Chaos at the Car Boot and the Magic of Random by Pauline Chandler

Parents, teachers, friends and casual acquaintances have, over the years, noticed how untidy I am, and failed, with all their well-intentioned comments, to change me.  I LOVE chaos. I do! I’m averse to order and routine, especially that imposed by other people. I dislike plans and ‘organised’. It feels anti-life.  By the side of my armchair, my nest, is my ‘pile’ of stuff. Books, notebook, diary, address book, photo albums of my grandchildren, sweets, aspirins, knitting, the stuff of me.  

Upstairs in my office, it’s the same : desk, shelves, floor, piled high with stuff, all of it precious chaos. My notebooks the same, my mind the same, a mish-mash of untidy thoughts, memories, anxieties, plans, regrets, what ifs and shoulds, as  well as those magical random moments, those beautiful experiences, usually for me in my garden, the flash of a goldfinch,  a new flower, a party of jays on the lawn.

Are all writers the same? To begin with my books are extremely chaotic, a jumble of scraps and fragments, random sentences.
I LOVE car boot sales, where chaos reigns, in stall after stall of mad jumble.  Each week I try to find a mystery object to take home for my other half, for him to guess what it is. Did you know there‘s a gadget for you’ve everything you’ve ever wanted to peel, poke, carve, clip, shave, extract and polish?  Clean, shorten, melt, magnify, colour, get the idea. One of my best finds was a tool for clipping a rabbit’s claws, which neither of us guessed, not even the stall holder.  Then there was the citrus segment extractor, which I had to research online, and this week – ta dah! – a 14” length of galvanised metal turned into a screw, with a point at one end and a handle at the other.

I guessed it was for uncorking a large barrel of wine. I was wrong, but I make no excuse. It turned out to be a hook to screw into the ground when camping, to which you can tether the dog.  Isn’t humanity wonderfully inventive?

Car boot banter is entertaining too. This week I overheard one chap say to another , ‘You’re looking affluent,Ron.’ To which came the reply, ‘Effluent? Yes, I’m full of it!’ 

Then there was my flower lady, who, whatever the weather, and the lack of trade, sets out her stall with pot after pot of spectacular plants in an explosion of colour. I admired some two-colour antirrhinums and she took me to one side, with a gesture towards the door of her caravan, where her old man sat smoking a cigar.  ‘They’re beautiful, aren’t they? I want some o’ them, I’ve got just the place for ‘em, but ‘e not let me ‘ave ‘em. ‘E says ‘After, ’ by which she means after the car boot, if the plants don’t sell.  Characters and stories. Wonderful random.

Creativity is a mystery. All I know is that for me, it doesn’t happen without chaos, where the best ideas come as surprises. They usually pop up when my mind is neutral, floating, wandering, drifting like a bee among flowers. Aah.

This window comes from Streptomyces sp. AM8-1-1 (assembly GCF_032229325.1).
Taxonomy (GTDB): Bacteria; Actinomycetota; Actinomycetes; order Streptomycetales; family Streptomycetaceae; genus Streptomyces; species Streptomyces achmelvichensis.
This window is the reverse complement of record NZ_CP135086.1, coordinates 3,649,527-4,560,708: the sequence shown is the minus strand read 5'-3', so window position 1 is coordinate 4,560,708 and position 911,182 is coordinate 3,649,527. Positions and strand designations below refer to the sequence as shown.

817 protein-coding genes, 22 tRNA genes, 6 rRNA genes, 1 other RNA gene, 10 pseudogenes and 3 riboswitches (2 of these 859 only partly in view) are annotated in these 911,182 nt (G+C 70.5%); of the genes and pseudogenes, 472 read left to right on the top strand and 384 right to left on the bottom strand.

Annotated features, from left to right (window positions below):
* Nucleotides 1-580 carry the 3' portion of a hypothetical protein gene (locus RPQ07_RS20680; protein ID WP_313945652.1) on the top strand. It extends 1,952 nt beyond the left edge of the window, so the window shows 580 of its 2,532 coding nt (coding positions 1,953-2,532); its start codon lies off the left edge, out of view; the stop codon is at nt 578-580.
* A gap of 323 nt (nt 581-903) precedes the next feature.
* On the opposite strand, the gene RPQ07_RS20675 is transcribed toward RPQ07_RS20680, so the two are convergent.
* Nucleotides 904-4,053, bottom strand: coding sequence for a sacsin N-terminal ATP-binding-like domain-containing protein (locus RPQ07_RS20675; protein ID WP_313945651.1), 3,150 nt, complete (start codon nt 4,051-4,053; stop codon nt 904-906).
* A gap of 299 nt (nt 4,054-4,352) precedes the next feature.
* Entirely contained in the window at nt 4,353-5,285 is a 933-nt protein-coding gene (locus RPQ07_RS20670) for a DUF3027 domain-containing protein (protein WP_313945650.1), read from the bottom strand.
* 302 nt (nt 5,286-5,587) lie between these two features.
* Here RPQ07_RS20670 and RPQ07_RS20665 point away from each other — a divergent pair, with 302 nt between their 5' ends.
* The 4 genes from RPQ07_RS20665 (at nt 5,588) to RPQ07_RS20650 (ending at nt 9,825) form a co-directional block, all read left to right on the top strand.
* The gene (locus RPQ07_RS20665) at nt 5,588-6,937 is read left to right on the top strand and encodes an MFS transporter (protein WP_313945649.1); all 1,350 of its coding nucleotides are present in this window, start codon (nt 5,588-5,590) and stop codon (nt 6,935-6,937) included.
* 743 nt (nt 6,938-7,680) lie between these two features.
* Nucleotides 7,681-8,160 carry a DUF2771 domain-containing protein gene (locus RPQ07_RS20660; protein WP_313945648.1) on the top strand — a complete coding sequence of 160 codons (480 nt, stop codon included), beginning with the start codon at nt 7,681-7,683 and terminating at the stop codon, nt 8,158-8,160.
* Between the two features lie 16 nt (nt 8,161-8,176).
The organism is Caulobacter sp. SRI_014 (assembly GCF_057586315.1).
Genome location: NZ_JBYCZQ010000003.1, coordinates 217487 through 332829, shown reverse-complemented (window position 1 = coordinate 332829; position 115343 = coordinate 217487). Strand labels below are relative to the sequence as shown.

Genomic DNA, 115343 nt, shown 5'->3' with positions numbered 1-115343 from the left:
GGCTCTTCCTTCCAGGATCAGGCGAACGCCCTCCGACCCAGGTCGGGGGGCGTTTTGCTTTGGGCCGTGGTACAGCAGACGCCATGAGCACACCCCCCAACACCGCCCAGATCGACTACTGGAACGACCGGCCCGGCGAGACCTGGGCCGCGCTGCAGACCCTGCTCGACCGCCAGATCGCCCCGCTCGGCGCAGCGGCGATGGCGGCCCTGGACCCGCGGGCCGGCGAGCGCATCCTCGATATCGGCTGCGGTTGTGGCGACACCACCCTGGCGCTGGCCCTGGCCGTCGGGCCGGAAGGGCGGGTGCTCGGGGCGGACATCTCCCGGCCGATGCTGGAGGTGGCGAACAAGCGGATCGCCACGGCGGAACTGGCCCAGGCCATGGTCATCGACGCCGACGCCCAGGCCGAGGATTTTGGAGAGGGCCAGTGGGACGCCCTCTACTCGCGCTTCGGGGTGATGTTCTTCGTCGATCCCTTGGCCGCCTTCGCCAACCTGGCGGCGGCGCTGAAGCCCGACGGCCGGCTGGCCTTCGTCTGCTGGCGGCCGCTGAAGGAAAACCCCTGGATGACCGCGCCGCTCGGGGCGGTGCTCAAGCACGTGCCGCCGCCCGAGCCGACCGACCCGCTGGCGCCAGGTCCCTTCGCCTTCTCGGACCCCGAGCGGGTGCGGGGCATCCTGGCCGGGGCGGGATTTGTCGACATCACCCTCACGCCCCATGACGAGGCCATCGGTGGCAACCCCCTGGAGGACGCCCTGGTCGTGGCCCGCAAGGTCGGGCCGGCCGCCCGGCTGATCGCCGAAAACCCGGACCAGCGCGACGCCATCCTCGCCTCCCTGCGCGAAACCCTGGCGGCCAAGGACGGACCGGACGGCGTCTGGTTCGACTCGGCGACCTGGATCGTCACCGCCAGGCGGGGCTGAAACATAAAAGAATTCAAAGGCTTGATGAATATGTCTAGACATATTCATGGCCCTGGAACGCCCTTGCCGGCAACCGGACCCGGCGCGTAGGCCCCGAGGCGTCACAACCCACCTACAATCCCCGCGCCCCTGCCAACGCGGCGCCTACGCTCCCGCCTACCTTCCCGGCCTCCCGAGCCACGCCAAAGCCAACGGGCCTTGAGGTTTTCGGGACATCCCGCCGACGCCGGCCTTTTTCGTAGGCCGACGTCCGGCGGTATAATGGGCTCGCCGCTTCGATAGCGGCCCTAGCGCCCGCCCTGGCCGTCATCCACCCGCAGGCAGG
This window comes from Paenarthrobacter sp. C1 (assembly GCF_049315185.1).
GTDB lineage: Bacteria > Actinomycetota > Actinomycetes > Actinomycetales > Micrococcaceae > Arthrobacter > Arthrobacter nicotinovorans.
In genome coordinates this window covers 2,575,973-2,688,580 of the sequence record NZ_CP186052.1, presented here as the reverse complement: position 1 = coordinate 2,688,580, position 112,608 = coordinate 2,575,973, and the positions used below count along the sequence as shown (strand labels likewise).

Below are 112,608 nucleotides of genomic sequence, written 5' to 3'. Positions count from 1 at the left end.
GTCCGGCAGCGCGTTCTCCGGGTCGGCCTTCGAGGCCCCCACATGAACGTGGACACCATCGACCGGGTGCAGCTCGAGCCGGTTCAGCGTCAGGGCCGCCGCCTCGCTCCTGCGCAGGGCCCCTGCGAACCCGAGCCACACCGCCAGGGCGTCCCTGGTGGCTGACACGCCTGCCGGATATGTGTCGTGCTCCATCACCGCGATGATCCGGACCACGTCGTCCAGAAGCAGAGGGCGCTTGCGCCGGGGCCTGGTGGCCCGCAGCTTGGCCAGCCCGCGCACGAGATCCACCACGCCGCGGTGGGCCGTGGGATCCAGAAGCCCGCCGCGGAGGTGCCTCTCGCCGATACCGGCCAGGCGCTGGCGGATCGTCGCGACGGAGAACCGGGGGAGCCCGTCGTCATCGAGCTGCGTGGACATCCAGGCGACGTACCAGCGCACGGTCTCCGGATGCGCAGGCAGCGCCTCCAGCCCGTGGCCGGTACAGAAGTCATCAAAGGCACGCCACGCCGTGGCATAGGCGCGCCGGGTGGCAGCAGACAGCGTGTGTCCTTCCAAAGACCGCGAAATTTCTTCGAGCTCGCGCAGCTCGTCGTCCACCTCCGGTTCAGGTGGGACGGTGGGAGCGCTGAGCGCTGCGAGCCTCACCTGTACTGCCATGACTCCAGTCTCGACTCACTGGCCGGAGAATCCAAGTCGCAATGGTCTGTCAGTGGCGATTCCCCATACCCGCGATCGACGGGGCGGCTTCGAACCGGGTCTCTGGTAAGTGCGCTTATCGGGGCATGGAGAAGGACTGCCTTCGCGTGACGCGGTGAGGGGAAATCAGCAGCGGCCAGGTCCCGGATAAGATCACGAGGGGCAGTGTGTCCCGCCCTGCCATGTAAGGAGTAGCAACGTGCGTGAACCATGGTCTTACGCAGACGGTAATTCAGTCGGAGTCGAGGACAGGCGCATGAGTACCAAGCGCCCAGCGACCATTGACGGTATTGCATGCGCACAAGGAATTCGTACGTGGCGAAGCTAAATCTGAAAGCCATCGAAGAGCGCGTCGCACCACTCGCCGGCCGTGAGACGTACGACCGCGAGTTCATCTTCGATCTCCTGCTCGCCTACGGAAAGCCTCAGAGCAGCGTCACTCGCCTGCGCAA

Let me share my best random find of the week. I had run out of new books to read – oh no! - so I looked along my book shelves, to start again on some old favourites.  What I found was a book I’d not read before, ‘The Guernsey Literary and Potato Peel Pie Society’ by Mary Ann Schaffer .  If you’ve not read this one, do try it. It’s enchanting, horrific, funny, tender  and moving, by turns. I loved it. The book tells the story of author, Juliet, who visits Guernsey to research the experiences of the islanders during the Nazi occupation of World War II. It’s a fascinating story.

Wishing you many random moments of joy from the chaos!

Pauline Chandler


JO said…
Oh joy - a woman after my own heart. I love the randomness of life, and have never managed the writing routine advocated by so many. It's good to know there are others who float along and embrace the unexpected.
Lovely post - and I'm a car booter as well. Some days it's a heap of junk out there, and some days you find something wonderful, often lurking under a table. Bit like writing and reading, you're right.
Chris Longmuir said…
Briliant, I've found a soulmate. We must get together sometime to compare which one of us has the the most chaotic working environment. and isn't it awful when some good meaning soul tries to tidy you up?
Susan Price said…
Same here. It's starting to look as if there's a strong link between untidiness of one kind and another, and creativity.
An exasperated person once said to me, "Why do you GENERATE untidiness? Why is it, that when you've been for two minutes in a perfectly tidy room, untidiness starts to happen?"
I couldn't deny it, so I thought about it seriously - and came to same conclusion that Pauline does - that I strongly associate untidiness with creativity and neatness with sterility.
Also, that I'd much rather write, read, paint, draw, garden than tidy up.
Ha ha! Sending love and hugs to my wonderful chaotic friends! Xxoo
Lydia Bennet said…
me too, I have a huge desk in my study but I'm working in a teeny patch of it being encroached on by pens, mugs, phones, bits of paper with lists, notes, and god knows what. the study floor gets more and more covered by paper and docs, and stuff for shredding, until I start worrying about what might be lurking under it all.

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